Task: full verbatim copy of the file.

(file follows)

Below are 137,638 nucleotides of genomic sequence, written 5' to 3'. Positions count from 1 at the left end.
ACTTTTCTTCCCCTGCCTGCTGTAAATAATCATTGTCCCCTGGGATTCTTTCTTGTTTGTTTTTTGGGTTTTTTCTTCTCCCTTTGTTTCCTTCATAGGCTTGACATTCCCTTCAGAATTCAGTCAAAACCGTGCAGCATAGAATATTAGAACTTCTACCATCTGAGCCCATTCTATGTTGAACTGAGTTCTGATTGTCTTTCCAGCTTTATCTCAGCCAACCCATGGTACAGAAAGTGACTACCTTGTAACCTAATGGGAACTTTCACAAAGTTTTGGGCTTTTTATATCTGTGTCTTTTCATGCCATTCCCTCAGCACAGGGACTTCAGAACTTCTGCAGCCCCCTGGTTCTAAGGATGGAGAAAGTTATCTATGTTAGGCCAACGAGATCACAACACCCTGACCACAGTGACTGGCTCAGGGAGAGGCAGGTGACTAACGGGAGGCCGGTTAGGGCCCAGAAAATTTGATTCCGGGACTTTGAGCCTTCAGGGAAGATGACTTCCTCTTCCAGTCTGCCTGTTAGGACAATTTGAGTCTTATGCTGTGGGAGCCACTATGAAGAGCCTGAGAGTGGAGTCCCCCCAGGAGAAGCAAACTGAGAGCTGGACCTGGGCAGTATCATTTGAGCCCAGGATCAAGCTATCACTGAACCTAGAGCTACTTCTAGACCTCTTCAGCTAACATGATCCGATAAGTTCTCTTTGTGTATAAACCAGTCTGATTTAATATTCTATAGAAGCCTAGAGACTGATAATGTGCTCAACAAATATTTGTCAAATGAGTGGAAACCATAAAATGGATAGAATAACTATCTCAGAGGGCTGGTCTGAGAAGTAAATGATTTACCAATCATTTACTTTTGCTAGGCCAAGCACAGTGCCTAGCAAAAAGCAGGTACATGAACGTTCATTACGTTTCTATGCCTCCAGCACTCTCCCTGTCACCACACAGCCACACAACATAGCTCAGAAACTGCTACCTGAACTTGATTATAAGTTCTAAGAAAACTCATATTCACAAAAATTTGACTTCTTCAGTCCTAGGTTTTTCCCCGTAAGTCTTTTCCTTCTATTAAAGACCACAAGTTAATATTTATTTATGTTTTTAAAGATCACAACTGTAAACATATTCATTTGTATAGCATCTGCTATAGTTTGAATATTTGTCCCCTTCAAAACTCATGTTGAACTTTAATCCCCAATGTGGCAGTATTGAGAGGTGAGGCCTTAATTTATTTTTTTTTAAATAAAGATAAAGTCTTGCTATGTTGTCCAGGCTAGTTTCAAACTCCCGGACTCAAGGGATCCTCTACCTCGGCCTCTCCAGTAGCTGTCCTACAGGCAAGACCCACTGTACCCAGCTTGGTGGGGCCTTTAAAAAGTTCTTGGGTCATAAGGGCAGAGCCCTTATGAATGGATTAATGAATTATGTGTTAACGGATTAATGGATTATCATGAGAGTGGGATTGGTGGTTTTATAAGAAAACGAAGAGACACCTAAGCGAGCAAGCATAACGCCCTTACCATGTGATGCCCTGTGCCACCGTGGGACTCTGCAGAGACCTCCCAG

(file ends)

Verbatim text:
Below are 137,638 nucleotides of genomic sequence, written 5' to 3'. Positions count from 1 at the left end.
ACTTTTCTTCCCCTGCCTGCTGTAAATAATCATTGTCCCCTGGGATTCTTTCTTGTTTGTTTTTTGGGTTTTTTCTTCTCCCTTTGTTTCCTTCATAGGCTTGACATTCCCTTCAGAATTCAGTCAAAACCGTGCAGCATAGAATATTAGAACTTCTACCATCTGAGCCCATTCTATGTTGAACTGAGTTCTGATTGTCTTTCCAGCTTTATCTCAGCCAACCCATGGTACAGAAAGTGACTACCTTGTAACCTAATGGGAACTTTCACAAAGTTTTGGGCTTTTTATATCTGTGTCTTTTCATGCCATTCCCTCAGCACAGGGACTTCAGAACTTCTGCAGCCCCCTGGTTCTAAGGATGGAGAAAGTTATCTATGTTAGGCCAACGAGATCACAACACCCTGACCACAGTGACTGGCTCAGGGAGAGGCAGGTGACTAACGGGAGGCCGGTTAGGGCCCAGAAAATTTGATTCCGGGACTTTGAGCCTTCAGGGAAGATGACTTCCTCTTCCAGTCTGCCTGTTAGGACAATTTGAGTCTTATGCTGTGGGAGCCACTATGAAGAGCCTGAGAGTGGAGTCCCCCCAGGAGAAGCAAACTGAGAGCTGGACCTGGGCAGTATCATTTGAGCCCAGGATCAAGCTATCACTGAACCTAGAGCTACTTCTAGACCTCTTCAGCTAACATGATCCGATAAGTTCTCTTTGTGTATAAACCAGTCTGATTTAATATTCTATAGAAGCCTAGAGACTGATAATGTGCTCAACAAATATTTGTCAAATGAGTGGAAACCATAAAATGGATAGAATAACTATCTCAGAGGGCTGGTCTGAGAAGTAAATGATTTACCAATCATTTACTTTTGCTAGGCCAAGCACAGTGCCTAGCAAAAAGCAGGTACATGAACGTTCATTACGTTTCTATGCCTCCAGCACTCTCCCTGTCACCACACAGCCACACAACATAGCTCAGAAACTGCTACCTGAACTTGATTATAAGTTCTAAGAAAACTCATATTCACAAAAATTTGACTTCTTCAGTCCTAGGTTTTTCCCCGTAAGTCTTTTCCTTCTATTAAAGACCACAAGTTAATATTTATTTATGTTTTTAAAGATCACAACTGTAAACATATTCATTTGTATAGCATCTGCTATAGTTTGAATATTTGTCCCCTTCAAAACTCATGTTGAACTTTAATCCCCAATGTGGCAGTATTGAGAGGTGAGGCCTTAATTTATTTTTTTTTAAATAAAGATAAAGTCTTGCTATGTTGTCCAGGCTAGTTTCAAACTCCCGGACTCAAGGGATCCTCTACCTCGGCCTCTCCAGTAGCTGTCCTACAGGCAAGACCCACTGTACCCAGCTTGGTGGGGCCTTTAAAAAGTTCTTGGGTCATAAGGGCAGAGCCCTTATGAATGGATTAATGAATTATGTGTTAACGGATTAATGGATTATCATGAGAGTGGGATTGGTGGTTTTATAAGAAAACGAAGAGACACCTAAGCGAGCAAGCATAACGCCCTTACCATGTGATGCCCTGTGCCACCGTGGGACTCTGCAGAGACCTCCCAG